63.5% of these students did not report it because they believed staff would not intervene

Due to bullying, harassment and discrimination LGBTQ students were also 3x more likely to drop out of school than their straight/cisgender peers, had a lower Grade Point Average (GPA), and had lower self-esteem and feelings of school belonging.


Parents/Caretakers can often be left feeling helpless when their child experiences bullying. For parents/caretakers of LGBTQ students who are experiencing bullying, it is important to support your child. Support and affirmation at home can reduce feelings of isolation. Parents/Caretakers can also serve as advocates for students and intervene productively to link youth to resources. Parents/Caretakers who are looking for support in understanding their child's identity or expression can also look to community resources for support and non-judgmental discussion.

chonkey be a friend.

The Dignity for All Students Act

The Dignity For All Students Act (DASA / Dignity Act) is New York State's proactive response to battling the epidemic of bullying, harassment and discrimination within the school system. The goal of the Dignity Act is to create a safe and supportive climate where students have the ability to focus on their education and social development without the fear of being discriminated against or physically, verbally and emotionally harassed. The New York State Dignity For All Students Act promotes the idea that all students in elementary and secondary education have the right to a safe, welcoming, considerate and compassionate environment.

D.A.S.A. Key Points

  • The New York State Dignity For All Students Act (DASA / Dignity Act) was signed into law on September 13, 2010 by Governor David Paterson
  • The Act was implemented in school districts statewide on July 1, 2012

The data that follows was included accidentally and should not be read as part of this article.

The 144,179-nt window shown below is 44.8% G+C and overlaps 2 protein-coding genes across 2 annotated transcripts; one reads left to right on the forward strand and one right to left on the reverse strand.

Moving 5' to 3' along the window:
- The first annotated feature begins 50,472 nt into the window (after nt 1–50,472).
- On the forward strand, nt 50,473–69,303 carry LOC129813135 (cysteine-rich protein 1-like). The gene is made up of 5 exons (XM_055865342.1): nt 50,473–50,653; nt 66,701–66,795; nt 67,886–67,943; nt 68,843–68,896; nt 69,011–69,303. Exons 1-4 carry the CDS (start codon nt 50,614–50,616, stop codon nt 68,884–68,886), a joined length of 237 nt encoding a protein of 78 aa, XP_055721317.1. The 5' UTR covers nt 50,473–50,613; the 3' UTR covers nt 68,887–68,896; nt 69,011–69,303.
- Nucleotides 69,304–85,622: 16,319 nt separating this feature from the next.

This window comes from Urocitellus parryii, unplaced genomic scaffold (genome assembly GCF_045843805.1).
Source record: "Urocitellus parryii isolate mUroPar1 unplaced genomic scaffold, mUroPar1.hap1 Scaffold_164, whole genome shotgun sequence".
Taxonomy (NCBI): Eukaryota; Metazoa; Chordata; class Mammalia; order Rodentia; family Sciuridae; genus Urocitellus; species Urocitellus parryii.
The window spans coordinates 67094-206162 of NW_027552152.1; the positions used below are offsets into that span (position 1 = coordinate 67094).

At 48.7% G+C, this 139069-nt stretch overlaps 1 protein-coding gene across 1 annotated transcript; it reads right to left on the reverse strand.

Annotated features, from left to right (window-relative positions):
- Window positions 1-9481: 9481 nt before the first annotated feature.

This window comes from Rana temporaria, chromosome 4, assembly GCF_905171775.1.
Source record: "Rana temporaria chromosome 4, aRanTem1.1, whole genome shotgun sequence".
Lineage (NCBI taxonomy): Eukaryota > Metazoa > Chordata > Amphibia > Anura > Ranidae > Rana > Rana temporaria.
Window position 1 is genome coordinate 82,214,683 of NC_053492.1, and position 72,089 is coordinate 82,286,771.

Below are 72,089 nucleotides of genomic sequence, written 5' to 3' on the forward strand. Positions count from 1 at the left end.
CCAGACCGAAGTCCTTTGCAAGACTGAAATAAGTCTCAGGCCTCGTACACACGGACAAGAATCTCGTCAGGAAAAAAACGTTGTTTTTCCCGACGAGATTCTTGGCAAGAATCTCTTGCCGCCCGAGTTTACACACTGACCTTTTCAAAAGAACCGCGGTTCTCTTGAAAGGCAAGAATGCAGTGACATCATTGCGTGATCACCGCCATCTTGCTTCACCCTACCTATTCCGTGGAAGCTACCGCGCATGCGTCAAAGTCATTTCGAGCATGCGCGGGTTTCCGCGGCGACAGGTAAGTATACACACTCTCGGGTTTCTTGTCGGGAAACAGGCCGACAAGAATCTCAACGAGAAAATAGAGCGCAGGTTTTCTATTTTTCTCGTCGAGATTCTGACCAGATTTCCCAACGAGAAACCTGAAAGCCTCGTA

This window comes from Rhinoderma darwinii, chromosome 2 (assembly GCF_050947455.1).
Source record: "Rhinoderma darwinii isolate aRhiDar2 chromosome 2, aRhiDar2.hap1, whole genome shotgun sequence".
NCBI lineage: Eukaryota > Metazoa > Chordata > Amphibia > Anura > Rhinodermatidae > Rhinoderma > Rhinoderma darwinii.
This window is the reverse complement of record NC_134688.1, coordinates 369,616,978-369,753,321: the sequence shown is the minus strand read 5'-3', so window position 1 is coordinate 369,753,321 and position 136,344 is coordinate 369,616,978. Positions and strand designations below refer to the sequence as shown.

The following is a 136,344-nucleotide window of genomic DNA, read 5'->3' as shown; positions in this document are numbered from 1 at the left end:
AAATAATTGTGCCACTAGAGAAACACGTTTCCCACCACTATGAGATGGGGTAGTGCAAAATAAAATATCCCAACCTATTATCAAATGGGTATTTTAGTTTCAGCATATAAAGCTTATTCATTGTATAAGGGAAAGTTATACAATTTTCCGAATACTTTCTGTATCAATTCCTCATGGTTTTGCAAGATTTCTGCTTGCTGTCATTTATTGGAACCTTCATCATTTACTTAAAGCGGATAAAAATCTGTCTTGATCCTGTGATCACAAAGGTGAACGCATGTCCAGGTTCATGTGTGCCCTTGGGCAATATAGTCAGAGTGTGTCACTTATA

• The Act was updated in 2013 to include "cyberbullying" or virtual harassment through social media, e-mail, texts or other means of technology.
  • The Dignity Act states that NO student shall be subjected to harassment or discrimination by employees or students on school property or at a school function based on their actual OR perceived race, color, weight, nation or origin, ethnic group, religion, religious practices, disability, sexual orientation or gender
  • The Dignity Act amended 2801 of the New York State Education Law mandating that all Boards of Education include language in their respective district Codes of Conduct that complied with the Dignity Act
  • All schools must partake in a professional development training seminar on issues related to harassment and discrimination
  • Mandates that one employee of EACH school building be trained as 'DASA Coordinators' which mandates that the individual report all incidents of bullying to the State Education Department within one report at the end of each school term

Information provided on this website is not intended to be a substitute for legal or professional psychological advice. This site does not recommend or endorse any specific organizations or information that may be mentioned on the site. Permission to reproduce any information or images contained on this site must be requested in writing.